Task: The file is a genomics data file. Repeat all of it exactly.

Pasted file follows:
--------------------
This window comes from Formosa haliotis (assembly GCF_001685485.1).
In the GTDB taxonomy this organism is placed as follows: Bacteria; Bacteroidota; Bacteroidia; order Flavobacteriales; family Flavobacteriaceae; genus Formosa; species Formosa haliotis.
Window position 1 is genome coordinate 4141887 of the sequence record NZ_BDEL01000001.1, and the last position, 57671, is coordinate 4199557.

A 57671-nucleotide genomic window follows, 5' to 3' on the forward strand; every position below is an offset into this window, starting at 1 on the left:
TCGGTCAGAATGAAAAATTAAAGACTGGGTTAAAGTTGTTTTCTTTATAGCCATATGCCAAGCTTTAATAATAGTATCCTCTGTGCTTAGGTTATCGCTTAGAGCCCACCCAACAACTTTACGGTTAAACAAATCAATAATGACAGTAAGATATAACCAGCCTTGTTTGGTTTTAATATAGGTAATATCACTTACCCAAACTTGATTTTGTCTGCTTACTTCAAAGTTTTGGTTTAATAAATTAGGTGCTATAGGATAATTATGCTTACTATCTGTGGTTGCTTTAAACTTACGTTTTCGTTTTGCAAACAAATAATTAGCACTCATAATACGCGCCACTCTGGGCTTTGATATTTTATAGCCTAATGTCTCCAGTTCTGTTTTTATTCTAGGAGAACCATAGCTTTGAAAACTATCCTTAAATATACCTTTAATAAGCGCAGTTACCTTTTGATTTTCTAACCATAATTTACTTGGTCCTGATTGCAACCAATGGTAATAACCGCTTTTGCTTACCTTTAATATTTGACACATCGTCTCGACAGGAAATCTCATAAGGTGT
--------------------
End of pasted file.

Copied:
This window comes from Formosa haliotis (assembly GCF_001685485.1).
In the GTDB taxonomy this organism is placed as follows: Bacteria; Bacteroidota; Bacteroidia; order Flavobacteriales; family Flavobacteriaceae; genus Formosa; species Formosa haliotis.
Window position 1 is genome coordinate 4141887 of the sequence record NZ_BDEL01000001.1, and the last position, 57671, is coordinate 4199557.

A 57671-nucleotide genomic window follows, 5' to 3' on the forward strand; every position below is an offset into this window, starting at 1 on the left:
TCGGTCAGAATGAAAAATTAAAGACTGGGTTAAAGTTGTTTTCTTTATAGCCATATGCCAAGCTTTAATAATAGTATCCTCTGTGCTTAGGTTATCGCTTAGAGCCCACCCAACAACTTTACGGTTAAACAAATCAATAATGACAGTAAGATATAACCAGCCTTGTTTGGTTTTAATATAGGTAATATCACTTACCCAAACTTGATTTTGTCTGCTTACTTCAAAGTTTTGGTTTAATAAATTAGGTGCTATAGGATAATTATGCTTACTATCTGTGGTTGCTTTAAACTTACGTTTTCGTTTTGCAAACAAATAATTAGCACTCATAATACGCGCCACTCTGGGCTTTGATATTTTATAGCCTAATGTCTCCAGTTCTGTTTTTATTCTAGGAGAACCATAGCTTTGAAAACTATCCTTAAATATACCTTTAATAAGCGCAGTTACCTTTTGATTTTCTAACCATAATTTACTTGGTCCTGATTGCAACCAATGGTAATAACCGCTTTTGCTTACCTTTAATATTTGACACATCGTCTCGACAGGAAATCTCATAAGGTGT